A power supply router 44 is mounted within the cabin wall 46. The router 44 interconnects a power supply (not shown) and the interface devices 26 and 42. To accomplish this, an electrical cable 48 extends from the router 44, through the seat track raceway (See FIG. 3) to the interface devices 26 and 42.
Turning now to FIG. 3, the interface device 26 is illustrated in greater detail. The interface device 26 includes a metal or hard plastic, hollow, cup-shaped base 30 mounted over the seat track 24. The walls 50 of the base 30 are laterally spaced apart from the seat track 24. This enables the cable 28 to pass from the seat track raceway 52 through the gap 54 and into the base 30.
The preferably tubular riser 32 made of plastic or metal such as aluminum, is coupled to the base 30 at a proximal end 56 and to the interface head 34 at a distal end 58. The upstanding riser 32 extends generally vertically away from the base 30 and may include one or more arcuate portions for selectively positioning the interface head 34 within reach of a seated passenger (not shown). The riser 32 is preferably hollow to accommodate the cable 28 therein. If desired, the riser 32 may be made flexible to enable user desired reconfiguration. However, a rigid riser 32 may minimize the need for aircrew readjustment after each use.
Referring now also to FIG. 4, the interface head 34 includes a plurality of jacks and/or sockets 60. While the particular arrangement of jacks and sockets 60 can be tailored to meet user specific needs, examples of such jacks and sockets include data ports, auxiliary power units as well as, audio and control units. Of course, digital, serial, or parallel ports may substitute therefore. Further, although the interface head 34 is illustrated as having a rectangular configuration and the jacks/sockets 60 are illustrated in a single row, any number of geometric configurations could substitute therefore.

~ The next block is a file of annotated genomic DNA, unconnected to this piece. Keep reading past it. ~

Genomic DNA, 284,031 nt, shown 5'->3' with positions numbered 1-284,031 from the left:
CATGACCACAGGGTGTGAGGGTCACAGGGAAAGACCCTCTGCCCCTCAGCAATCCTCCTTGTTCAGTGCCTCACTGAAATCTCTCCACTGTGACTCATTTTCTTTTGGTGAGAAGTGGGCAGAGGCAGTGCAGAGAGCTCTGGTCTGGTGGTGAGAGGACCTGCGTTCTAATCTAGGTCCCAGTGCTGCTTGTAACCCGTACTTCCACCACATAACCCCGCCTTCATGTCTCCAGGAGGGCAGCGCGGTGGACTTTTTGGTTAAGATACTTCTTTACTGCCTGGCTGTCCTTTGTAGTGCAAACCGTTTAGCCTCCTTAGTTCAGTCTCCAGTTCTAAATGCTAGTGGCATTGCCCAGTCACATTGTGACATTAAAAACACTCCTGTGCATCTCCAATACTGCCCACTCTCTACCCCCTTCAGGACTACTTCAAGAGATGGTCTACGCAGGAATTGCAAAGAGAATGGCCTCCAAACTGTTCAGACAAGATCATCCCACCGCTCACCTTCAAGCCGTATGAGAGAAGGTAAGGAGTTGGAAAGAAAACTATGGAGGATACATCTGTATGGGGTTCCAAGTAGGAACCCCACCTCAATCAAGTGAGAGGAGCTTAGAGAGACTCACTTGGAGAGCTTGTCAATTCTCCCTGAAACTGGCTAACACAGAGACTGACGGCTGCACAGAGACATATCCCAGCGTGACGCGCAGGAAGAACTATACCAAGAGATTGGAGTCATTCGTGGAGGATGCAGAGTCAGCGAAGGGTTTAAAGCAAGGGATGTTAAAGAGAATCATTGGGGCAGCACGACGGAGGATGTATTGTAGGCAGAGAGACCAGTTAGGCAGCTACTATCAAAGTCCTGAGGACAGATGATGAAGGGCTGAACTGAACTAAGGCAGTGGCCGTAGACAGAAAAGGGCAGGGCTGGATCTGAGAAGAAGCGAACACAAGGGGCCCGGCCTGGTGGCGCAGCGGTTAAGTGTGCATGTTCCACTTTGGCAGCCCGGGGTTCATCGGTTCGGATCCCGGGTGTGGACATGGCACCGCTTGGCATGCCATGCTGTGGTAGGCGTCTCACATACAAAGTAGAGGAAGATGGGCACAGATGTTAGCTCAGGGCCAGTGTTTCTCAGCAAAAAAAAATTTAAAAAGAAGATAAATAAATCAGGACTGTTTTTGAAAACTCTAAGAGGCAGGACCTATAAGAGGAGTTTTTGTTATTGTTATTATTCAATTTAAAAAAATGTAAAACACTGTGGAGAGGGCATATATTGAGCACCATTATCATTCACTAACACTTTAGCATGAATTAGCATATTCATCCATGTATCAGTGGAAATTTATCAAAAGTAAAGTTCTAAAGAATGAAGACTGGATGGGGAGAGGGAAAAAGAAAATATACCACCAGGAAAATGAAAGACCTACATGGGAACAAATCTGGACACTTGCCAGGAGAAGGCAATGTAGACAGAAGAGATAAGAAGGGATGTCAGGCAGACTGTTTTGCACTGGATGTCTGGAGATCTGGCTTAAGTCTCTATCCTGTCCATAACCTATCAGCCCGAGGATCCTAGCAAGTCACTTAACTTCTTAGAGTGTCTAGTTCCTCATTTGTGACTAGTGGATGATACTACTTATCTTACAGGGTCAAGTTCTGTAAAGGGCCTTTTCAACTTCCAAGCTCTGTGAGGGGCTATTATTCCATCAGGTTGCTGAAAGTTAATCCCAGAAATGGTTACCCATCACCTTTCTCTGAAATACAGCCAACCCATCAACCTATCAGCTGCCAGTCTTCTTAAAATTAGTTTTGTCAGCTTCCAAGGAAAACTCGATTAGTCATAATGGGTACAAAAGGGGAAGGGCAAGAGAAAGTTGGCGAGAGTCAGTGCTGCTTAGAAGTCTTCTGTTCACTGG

Turning now to FIG. 5, the base 30 is preferably slideably and removably secured to the seat track 24. To accomplish this, a spring biased mounting pin 62 may be used. In a locked state, the pin 62 is urged into engagement with the mounting receptacles (not shown) in the seat track 24. In an unlocked state, the pin 62 disengages the seat track 24 to enable the interface 26 to be slid along the seat track 24 or removed entirely therefrom. Alternatively, bolts may be used.
The description of the invention is merely exemplary in nature and, thus, variations that do not depart from the gist of the invention are intended to be within the scope of the invention. Such variations are not to be regarded as a departure from the spirit and scope of the invention.
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|U.S. Classification||244/118.6, 244/118.5|
|International Classification||B60N2/02, B60N2/44, B64D11/06, B64D11/00, B60N2/24|
|Cooperative Classification||B64D11/0696, B64D11/0015, B64D11/0624, B60N2/242, B60N2002/0264, B60N2/44, B60N2/0224|
|European Classification||B60N2/24B, B60N2/44, B64D11/06D, B64D11/00C, B60N2/02B|
|Aug 31, 2001||AS||Assignment|
Owner name: BOEING COMPANY, THE, WASHINGTON
Free format text: ASSIGNMENT OF ASSIGNORS INTEREST;ASSIGNOR:CAWLEY, JOHN;REEL/FRAME:012155/0489
Effective date: 20010831
|Feb 5, 2007||FPAY||Fee payment|
Year of fee payment: 4
|Mar 14, 2011||REMI||Maintenance fee reminder mailed|
|Aug 5, 2011||LAPS||Lapse for failure to pay maintenance fees|
|Sep 27, 2011||FP||Expired due to failure to pay maintenance fee|
Effective date: 20110805